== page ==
by Beth Potter
LONGMONT — Folks who want to live at the new 56-apartment AltaVita Memory Care Center will have access to a specially designed outdoor patio.
An inner courtyard surrounded by the 36,000-square-foot complex makes up the patio area – just one of the amenities being built in the new complex on the southeast corner of Fordham Street and Ceran Avenue in Longmont.
Four “pods” radiate off the courtyard, each with room for 14 to 16 residents, said Haleh Nekoorad-Long, a geriatric psychiatrist and the medical director for the center, which is slated to open in April.
Lantz-Boggio Architects PC had Alzheimer’s patients and other dementia patients in mind when it designed the patio and the circular environment layout, which allows residents to walk around without leaving the building, Nekoorad-Long said. All rooms will have natural light as well.
“Sunlight has been shown to help with agitation and insomnia for those with dementia,” Nekoorad-Long said.
All outer doors on the complex will be kept locked to keep residents from wandering away unexpectedly. But indoors, they’ll enjoy a full slate of activities along with amenities such as an ice cream parlor and a fitness center, Nekoorad-Long said.
“We’re going to make it as pleasant as possible. For anyone who moves in, we’ll make it a home for them,” Nekoorad-Long said.
Longtime Longmont real estate developer Don Macy of M2MC LLC partnered with the Nekoorad-Long Group on the new facility, which is being financed through a loan from from the Twin Peaks branch of the FirstBank of Colorado. Nekoorad-Long will relocate her private practice, Colorado Mood and Memory Clinic, to the site.
Residents will pay privately for their care at the facility, with prices expected to range between $5,000 and $10,000 per month, depending on the services provided, said Linda Berens, executive director. All meals are included, as is housekeeping and laundry service, she said. Personal-care services such as help with showers and other personal hygiene will cost extra. Pricing is meant to be at a lower level than what skilled nursing facilities cost, Berens pointed out.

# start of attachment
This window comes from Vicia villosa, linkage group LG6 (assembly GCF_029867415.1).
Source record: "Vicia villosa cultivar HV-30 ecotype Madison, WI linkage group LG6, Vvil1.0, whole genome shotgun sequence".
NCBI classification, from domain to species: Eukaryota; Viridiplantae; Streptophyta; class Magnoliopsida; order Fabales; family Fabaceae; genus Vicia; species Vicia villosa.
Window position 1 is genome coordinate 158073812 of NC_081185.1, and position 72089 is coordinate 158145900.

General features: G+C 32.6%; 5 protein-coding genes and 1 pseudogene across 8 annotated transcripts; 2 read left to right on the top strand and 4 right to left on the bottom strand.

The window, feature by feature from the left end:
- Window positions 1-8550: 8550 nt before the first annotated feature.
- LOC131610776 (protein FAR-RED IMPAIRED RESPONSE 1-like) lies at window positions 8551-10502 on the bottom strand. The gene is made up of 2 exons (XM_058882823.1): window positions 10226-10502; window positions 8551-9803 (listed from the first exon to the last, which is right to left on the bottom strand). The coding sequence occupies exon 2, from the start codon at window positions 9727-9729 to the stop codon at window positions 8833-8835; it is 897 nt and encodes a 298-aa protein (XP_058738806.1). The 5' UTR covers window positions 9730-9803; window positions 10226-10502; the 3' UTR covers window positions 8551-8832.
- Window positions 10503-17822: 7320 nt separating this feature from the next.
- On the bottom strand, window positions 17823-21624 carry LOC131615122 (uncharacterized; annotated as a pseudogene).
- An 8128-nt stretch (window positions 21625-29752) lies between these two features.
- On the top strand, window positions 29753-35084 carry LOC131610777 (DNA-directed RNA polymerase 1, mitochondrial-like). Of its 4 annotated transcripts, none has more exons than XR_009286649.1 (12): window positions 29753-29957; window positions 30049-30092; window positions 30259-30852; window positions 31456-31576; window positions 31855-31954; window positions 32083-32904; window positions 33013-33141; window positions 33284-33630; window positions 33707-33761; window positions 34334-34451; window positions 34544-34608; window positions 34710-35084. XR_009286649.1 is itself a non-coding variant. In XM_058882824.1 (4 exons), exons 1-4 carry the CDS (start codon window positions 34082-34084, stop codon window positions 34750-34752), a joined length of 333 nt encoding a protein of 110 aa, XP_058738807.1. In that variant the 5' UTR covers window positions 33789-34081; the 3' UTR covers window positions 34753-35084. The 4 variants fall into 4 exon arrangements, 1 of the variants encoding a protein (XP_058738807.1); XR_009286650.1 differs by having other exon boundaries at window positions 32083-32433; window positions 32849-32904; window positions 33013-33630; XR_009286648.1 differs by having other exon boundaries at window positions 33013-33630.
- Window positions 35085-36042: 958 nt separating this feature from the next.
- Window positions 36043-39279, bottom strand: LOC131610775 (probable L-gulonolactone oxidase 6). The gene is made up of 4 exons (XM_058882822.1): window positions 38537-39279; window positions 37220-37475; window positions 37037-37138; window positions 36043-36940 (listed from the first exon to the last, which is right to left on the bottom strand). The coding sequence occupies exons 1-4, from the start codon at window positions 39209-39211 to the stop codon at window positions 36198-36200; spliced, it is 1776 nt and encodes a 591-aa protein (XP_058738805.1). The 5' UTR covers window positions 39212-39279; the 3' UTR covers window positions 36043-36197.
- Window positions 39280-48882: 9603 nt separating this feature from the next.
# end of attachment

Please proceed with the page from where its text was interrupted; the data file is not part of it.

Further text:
“It’s an economical option, (and) it’s also a much more homelike environment,” Berens said. “Every apartment is a private apartment, and they bring their own things from home.”
In the future, AltaVita is expected to add other retirement living and health-care options, including age-restricted living areas, nursing home care and short-term rehabilitation services, Macy said. Macy said he worked on the project for about four years – joking that by the time all of it is approved and built, he can be a senior who lives somewhere in the related buildings.
Potential public funding from the federal department of Housing and Urban Development was scrapped because of the current national uncertainty over health-care funding, Macy said.
“It does not involve Medicare or Obamacare or Medicaid. That’s why we decided to do it this way, instead of a nursing home,” Macy said. “Memory care is in big demand for a lot of people all over the country, and in Colorado.”
As people live longer, the number of dementia cases seems to continue to grow, Berens said. Colorado had 72,000 Alzheimer’s patients in 2010, a number expected to be about 111,000 in 2025 based on demographics of the aging population, according to the Alzheimer’s Association, a national group with Colorado offices.
“We’ve seen an influx of people with memory issues … specifically, we’re seeing an influx of diagnosis with Alzheimer’s,” Berens said. “Who knows really why, we just are seeing it.”
There’s no cure for Alzheimer’s disease, but residents will be offered activities that help stimulate their brain so they hopefully can continue to function at whatever level they’re at when they come to the facility, Berens said.
Residents in the early stages of Alzheimer’s are reminded to take notes and keep other reminders to help them continue to stay active, for example, Berens said.
“The people, themselves, they kinda know that something’s not right, but it’s very frightening,” Berens said.
Alzheimer’s disease is the six-leading cause of death among all ages of patients in the United States and the fifth-leading cause of death for patients 65 and older. Colorado saw 1,109 Alzheimer’s deaths in 2007, the most recent period for which statistics were available.